By New Times
By Connor Radnovich
By Robrt L. Pela and Amy Silverman
By Ray Stern
By Keegan Hamilton
By Matthew Hendley
By Monica Alonzo
By Monica Alonzo
So Dembow's attorneys began the lengthy and expensive process of deposing those employees.
Deihl's attorneys said Joe Deihl II, Deihl's son, had the information. They deposed. He said he didn't know anything. Dembow's attorneys asked for Karemor's documentation of the shortage. Deihl's attorneys promised to provide those documents. They never did.
Another executive knew the facts, Deihl's attorneys then said. That person was deposed. She didn't know anything. Bill Deihl, Joe's other son, was deposed. He knew nothing.
Well, actually, it was another employee who knew, Deihl's attorneys then said. That employee was deposed. He knew nothing.
Joe Deihl himself was finally deposed. He said he had heard from somebody at his company that the boxes of skin-care products had been stacked in his warehouse in a way that made a proper count difficult. He basically accused Dembow's shippers of stacking boxes in a way that hid the fact that all the boxes weren't there -- a sort of shipping optical illusion. But he provided no proof. Nobody at the company ever did.
"It was just weird," Dembow says. "They were clearly just stalling and stalling to run up attorney fees on us so we would give up."
In the deposition, Deihl related few details of his past. He said he had "various sales positions" before starting an insurance company in Tampa, Florida, in the 1970s. He said he came to Arizona and started his tear gas company in the early 1980s. He said he had only "a grade school education" and likes to make contracts verbally.
"It has not been a practice [to make written contracts] because of my inability to spell and I have difficulty reading. I am dyslexic so, therefore, it's embarrassing to me to have to sit and read something or it takes me an extended period of time to read something."
In 2000, Joe Deihl asked to meet Dembow at the Ritz-Carlton on Camelback Road to discuss a settlement. Deihl offered pennies on the dollar. Dembow refused.
"Then he says to me, 'You know, Paul, it's just business,'" Dembow says. "That's just burned me. Business? Yeah, it's business when you have no honor."
In late 2000, the litigants received a judgment from Judge Cari Harrison. It was a searing indictment of Deihl's behavior in the case.
Besides paying the $106,000, Deihl also had to pay all of Dembow's attorneys fees because, the judge said, Deihl and his attorney, Robert Hartmann, "defended this lawsuit without substantial justification and for the sole purpose of harassing Arizona Natural Resources and delaying the proceedings."
Judge Harrison lambasted Deihl and his attorney for stonewalling and their "obstreperous refusal" to provide proof of their claims.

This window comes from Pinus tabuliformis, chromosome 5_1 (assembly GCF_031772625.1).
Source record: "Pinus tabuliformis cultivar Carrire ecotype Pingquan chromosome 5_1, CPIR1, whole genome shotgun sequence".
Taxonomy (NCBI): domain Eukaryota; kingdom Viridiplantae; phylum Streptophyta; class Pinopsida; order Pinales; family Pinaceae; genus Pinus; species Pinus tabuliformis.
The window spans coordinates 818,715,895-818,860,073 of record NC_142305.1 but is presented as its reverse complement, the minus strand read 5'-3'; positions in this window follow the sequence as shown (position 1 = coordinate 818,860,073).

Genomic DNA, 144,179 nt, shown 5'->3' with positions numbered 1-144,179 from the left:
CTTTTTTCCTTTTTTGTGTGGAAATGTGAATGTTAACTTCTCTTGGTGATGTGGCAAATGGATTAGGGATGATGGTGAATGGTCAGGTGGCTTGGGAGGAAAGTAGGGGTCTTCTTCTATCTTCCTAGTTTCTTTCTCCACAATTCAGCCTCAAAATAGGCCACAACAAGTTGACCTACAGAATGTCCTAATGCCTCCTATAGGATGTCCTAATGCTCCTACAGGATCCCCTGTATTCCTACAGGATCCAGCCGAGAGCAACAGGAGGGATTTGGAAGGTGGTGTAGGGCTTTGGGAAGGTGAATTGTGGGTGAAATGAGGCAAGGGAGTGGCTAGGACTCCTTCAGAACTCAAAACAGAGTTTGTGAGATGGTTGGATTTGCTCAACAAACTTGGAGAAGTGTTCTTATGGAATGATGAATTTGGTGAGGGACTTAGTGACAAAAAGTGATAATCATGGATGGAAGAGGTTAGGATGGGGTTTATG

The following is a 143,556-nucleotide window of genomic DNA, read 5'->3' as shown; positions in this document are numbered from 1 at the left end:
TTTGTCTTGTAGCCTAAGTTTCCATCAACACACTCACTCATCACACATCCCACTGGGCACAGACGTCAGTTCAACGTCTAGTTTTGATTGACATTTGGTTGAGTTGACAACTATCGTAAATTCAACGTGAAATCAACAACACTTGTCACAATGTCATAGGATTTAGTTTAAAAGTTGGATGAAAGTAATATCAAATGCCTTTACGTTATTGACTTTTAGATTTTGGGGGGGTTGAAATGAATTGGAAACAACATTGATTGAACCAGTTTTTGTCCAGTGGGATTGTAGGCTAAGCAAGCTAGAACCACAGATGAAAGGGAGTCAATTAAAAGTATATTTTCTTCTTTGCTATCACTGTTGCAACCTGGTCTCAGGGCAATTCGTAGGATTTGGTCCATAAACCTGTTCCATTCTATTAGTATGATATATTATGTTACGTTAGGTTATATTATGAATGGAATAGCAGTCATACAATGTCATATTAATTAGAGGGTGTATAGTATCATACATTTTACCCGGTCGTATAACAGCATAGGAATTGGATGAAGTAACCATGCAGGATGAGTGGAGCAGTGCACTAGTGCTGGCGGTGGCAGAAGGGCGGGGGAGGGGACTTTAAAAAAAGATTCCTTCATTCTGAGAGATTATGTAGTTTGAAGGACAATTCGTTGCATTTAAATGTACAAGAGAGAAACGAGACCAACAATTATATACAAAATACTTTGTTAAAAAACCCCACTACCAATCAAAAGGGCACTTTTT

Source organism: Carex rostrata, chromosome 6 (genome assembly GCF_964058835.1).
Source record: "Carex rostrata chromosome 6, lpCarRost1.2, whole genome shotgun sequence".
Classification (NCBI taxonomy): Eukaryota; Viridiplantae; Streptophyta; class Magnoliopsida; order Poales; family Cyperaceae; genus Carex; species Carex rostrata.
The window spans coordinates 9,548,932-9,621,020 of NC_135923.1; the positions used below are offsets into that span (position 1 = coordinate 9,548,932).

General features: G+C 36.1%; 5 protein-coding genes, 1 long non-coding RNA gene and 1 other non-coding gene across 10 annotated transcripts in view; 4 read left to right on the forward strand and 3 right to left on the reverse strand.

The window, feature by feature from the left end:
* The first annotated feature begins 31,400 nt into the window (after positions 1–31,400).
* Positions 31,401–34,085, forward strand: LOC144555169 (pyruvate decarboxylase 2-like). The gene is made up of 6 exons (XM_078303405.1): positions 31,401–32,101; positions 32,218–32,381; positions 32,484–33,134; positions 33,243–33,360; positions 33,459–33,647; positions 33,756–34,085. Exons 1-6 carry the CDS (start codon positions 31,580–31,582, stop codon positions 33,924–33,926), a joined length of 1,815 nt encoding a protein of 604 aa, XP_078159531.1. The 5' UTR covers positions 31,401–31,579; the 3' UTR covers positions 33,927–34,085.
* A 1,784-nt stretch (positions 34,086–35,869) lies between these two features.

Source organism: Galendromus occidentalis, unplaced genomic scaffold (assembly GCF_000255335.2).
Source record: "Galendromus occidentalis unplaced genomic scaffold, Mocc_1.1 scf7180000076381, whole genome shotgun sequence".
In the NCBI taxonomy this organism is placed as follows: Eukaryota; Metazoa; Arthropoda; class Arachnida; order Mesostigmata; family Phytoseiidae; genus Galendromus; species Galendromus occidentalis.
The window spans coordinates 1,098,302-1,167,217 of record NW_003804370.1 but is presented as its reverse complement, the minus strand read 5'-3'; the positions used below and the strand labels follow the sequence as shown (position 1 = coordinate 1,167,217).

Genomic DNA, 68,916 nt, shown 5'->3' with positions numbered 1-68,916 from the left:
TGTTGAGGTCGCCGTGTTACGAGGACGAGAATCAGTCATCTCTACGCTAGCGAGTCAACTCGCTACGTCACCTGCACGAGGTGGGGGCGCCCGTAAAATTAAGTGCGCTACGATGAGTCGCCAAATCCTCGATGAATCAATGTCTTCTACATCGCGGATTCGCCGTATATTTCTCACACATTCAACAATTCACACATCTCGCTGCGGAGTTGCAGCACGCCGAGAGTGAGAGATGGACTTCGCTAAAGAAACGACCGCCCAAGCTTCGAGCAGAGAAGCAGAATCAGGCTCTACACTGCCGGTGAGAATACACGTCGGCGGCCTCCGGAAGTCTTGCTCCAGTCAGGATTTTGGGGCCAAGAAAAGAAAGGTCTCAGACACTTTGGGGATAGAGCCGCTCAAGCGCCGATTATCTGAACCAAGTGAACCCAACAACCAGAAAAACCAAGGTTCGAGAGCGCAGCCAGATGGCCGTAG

"Throughout the course of this litigation," the judge wrote, "defendants repeatedly and recklessly disclosed witnesses without making any effort to ascertain whether a particular individual possessed any relevant knowledge in the area in which he or she was designated to testify."
Harrison railed on for 15 pages in her judgment.
It appeared clear she was sending a message from the judges of the Maricopa County Superior Court. They were sick of Joe Deihl wasting their precious docket time, and taxpayer money, in attempts to avoid paying his bills.
So Dembow got his vindication in court. It would be another four years before he got all of his money. Deihl claimed he didn't have the cash. After more than $100,000 in attorneys fees and other legal fees, Dembow's attorneys and private investigators proved that he did. The case eventually cost Deihl $333,000. Dembow received the final payment from Deihl earlier this year.
For Dembow's private investigator, respected financial investigator Burke Files, the job was a fascinating look into one of the cloudiest corporate structures he's ever seen.
"What guys like Deihl bet on is the dark side of actuarial advantage," says Files, who has written several books on financial fraud. "They create this mess of businesses and get lawyers for shields and then bet that it will cost you more money than it's worth to find the money they owe you. It's just a ruthless way of doing business. And when you get tied up with one of these guys, you're screwed."
As the Deihls continue to be lambasted by customers, creditors and government agencies around the country, they remain darlings of Valley high society.
Sari, by all accounts, has been a dedicated organizer of numerous big-dollar charity fund raisers in the Valley. Among others, she has organized large fund raisers for the March of Dimes, the American Heart Association and the Phoenix Theatre. Last year, she co-chaired an event that raised $500,000 for the Crisis Nursery, which helps children from broken homes.
And then there are the parties at the Deihl house.
"Philanthropists Joe and Sari Deihl are known for throwing posh and creative parties," Scottsdale Republic society columnist Kathy Shayna Shocket wrote early this year about the Deihls' Jams and Jewels party for the Phoenix Theatre.
"They throw amazing parties," confirms Paul Dembow, who attended the Deihls' annual Halloween party in 1998 before their deal went bad. "That was the most extravagant layout I've ever seen at a house."
That year, Joe and Sari greeted guests dressed as a king and queen. Other family members were also dressed as royalty.